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Technical Article => Database =>  MySQL

Multi-master,NoSQL and MySQL

  MARK CALLAGHAN      2011-10-17 11:30:42      1,900    0

The MySQL family has been innovating rapidly. New features need names and sometimes those names are confusing. Describing something as multi-master or a NoSQL solution has confused me.

Multi-master requires one of conflict prevention, conflict resolution or faith. MySQL Cluster provides both conflict prevention and resolution as described in these great posts. Regular MySQL has minimal support for conflict prevention (auto-increment-offset can prevent insert conflicts) and thus requires faith that the application does the right thing. Regular MySQL gets conflict prevention via synchronous replication when used withGalera.

There has been talk of adding support to replicate from multiple masters into one slave. We have yet to agree on a name for this. It has been called fan-in, multi-source and multi-master. I hope multi-master isn't reused for this.

You can now use HandlerSocket and the memcache API to access MySQL. But taking away SQL doesn't make this a NoSQL solution. And in the case of MySQL Cluster it already has many of the properties of a NoSQL solution, getting the memcache API is just gravy. The new APIs will allow some workloads to get more read throughput from MySQL. They won't do much for write throughput because those bottlenecks are in InnoDB and independent of SQL/NoSQL. Note that the memcache plugin for InnoDB has tuning options that are good for benchmarks but might not be good for production. There are options that reduce the frequency at which transactions are committed and started. These options allow the transaction start and commit bottlenecks to be avoided at the cost of stale reads and async commits -- seedaemon_memcached_r_batch_size and daemon_memcached_w_batch_size.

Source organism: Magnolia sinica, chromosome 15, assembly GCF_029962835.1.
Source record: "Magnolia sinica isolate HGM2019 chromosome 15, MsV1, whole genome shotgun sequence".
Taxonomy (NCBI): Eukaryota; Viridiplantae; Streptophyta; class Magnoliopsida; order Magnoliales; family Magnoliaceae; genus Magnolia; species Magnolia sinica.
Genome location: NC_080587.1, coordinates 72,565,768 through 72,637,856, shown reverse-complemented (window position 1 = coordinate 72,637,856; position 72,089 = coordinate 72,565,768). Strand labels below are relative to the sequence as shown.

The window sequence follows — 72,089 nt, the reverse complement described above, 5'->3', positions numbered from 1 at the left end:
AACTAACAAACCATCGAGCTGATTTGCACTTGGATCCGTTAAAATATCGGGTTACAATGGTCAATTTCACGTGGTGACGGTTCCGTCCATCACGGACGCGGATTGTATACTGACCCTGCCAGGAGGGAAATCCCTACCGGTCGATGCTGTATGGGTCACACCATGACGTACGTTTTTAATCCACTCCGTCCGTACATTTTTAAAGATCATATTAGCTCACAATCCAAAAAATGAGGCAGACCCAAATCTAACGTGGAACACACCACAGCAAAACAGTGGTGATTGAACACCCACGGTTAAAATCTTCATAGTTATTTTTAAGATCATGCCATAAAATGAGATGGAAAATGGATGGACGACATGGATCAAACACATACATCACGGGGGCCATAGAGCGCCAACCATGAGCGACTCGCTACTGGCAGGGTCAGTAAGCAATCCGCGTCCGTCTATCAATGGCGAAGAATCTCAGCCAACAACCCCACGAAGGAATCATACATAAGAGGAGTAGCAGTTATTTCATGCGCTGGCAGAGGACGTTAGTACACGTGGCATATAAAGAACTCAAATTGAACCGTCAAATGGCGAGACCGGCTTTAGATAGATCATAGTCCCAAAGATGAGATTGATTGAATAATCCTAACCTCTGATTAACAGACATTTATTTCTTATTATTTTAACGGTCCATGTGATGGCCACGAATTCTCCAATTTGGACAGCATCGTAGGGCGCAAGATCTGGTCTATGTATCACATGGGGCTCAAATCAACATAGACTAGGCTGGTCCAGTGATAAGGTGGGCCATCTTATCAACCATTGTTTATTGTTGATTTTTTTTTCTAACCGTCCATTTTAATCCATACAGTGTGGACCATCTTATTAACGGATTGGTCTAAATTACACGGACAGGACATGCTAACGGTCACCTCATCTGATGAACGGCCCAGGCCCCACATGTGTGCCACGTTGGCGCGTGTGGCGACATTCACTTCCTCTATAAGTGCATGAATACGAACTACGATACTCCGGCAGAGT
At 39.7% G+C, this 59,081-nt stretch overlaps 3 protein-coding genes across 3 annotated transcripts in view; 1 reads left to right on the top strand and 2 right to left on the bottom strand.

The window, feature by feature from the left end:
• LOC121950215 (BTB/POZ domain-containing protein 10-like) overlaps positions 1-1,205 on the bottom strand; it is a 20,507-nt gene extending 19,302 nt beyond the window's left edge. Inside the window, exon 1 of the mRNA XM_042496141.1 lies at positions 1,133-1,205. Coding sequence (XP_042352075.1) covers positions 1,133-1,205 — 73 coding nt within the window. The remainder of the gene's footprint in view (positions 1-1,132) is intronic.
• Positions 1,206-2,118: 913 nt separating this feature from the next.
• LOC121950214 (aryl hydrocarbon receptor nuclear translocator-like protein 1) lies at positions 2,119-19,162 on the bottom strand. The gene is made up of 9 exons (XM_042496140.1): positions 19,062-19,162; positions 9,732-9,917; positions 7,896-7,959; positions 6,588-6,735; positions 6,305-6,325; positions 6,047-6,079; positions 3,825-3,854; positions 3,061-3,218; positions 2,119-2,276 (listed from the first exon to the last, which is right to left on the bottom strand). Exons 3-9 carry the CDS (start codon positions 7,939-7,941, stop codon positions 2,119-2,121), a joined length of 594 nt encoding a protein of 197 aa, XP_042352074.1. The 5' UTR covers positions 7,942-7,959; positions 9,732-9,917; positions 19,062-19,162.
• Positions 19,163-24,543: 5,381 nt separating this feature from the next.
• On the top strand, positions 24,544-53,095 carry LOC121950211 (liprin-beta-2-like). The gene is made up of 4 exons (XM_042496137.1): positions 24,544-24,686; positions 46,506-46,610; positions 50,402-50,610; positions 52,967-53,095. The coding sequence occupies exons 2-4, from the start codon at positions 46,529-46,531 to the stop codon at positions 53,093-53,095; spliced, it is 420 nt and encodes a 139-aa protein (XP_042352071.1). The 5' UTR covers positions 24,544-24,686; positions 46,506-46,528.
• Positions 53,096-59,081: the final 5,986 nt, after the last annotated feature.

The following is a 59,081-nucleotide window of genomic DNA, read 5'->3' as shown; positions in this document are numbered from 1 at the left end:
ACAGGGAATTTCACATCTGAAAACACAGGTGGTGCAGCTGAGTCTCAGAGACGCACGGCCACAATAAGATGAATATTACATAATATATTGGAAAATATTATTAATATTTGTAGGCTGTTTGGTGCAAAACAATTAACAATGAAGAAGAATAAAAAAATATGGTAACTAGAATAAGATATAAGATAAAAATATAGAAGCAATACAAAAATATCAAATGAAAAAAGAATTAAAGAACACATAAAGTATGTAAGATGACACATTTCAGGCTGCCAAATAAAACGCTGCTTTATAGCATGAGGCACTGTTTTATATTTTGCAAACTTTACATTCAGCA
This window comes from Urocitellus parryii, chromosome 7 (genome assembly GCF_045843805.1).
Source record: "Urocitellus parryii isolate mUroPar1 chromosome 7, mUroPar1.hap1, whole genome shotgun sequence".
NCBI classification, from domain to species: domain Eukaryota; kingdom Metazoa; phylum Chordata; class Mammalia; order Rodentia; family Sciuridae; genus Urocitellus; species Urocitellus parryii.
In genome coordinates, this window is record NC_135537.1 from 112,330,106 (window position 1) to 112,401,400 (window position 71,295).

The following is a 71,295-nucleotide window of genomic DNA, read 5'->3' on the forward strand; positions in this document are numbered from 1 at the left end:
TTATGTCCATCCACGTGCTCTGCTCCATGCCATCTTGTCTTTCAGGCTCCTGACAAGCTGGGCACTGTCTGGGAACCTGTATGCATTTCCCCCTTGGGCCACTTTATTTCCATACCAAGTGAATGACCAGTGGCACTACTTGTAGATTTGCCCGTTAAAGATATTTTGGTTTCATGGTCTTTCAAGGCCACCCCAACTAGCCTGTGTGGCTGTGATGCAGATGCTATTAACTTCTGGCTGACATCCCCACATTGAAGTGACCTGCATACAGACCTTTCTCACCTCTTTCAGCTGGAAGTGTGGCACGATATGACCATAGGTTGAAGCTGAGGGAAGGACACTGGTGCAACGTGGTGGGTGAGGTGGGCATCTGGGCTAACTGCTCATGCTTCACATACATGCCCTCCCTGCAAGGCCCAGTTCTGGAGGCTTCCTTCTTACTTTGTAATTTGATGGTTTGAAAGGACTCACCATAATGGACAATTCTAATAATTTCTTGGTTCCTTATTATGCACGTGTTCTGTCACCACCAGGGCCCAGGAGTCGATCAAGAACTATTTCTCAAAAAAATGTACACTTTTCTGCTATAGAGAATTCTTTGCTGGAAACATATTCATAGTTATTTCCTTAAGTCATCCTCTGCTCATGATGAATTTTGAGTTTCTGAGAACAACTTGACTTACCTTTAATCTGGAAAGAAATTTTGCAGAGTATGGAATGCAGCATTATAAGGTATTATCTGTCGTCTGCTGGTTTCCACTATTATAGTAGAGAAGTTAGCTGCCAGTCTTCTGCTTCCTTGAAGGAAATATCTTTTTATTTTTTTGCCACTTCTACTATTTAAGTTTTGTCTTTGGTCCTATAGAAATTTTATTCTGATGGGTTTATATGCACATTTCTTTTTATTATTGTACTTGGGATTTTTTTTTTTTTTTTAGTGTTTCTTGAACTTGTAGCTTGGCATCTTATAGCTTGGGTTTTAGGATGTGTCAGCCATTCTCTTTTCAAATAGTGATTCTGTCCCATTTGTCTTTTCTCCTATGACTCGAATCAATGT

I don't think the lack of SQL access is what makes many of the NoSQL products compelling. The big thing for me is that they can reduce TCO because you will spend less time managing a DBMS that has these features:
  • no sharding required or sharding and resharding are easy
  • no failover via multi-master or failover is automated
  • much less downtime on schema change or no schema changes required
Eventual consistency is supported by some of the NoSQL products. Given their simpler data models I expect it to be supported by more. This feature is critical for a service with users distributed around the world as response time can be reduced when users access a local database.

Regardless of the API (SQL or NoSQL), regular MySQL doesn't have any of the features listed above. MySQL Cluster already has all of the features listed above. But there is still hope. Tungsten has automated failover, Galera continues to get better, official MySQL can get automated failover once global transaction IDs are supportedSemi-sync replication is supported and I think a few things can be done to make that much more useful for HA systems. There are tools to do online schema changes but I think that is better done in the MySQL server.
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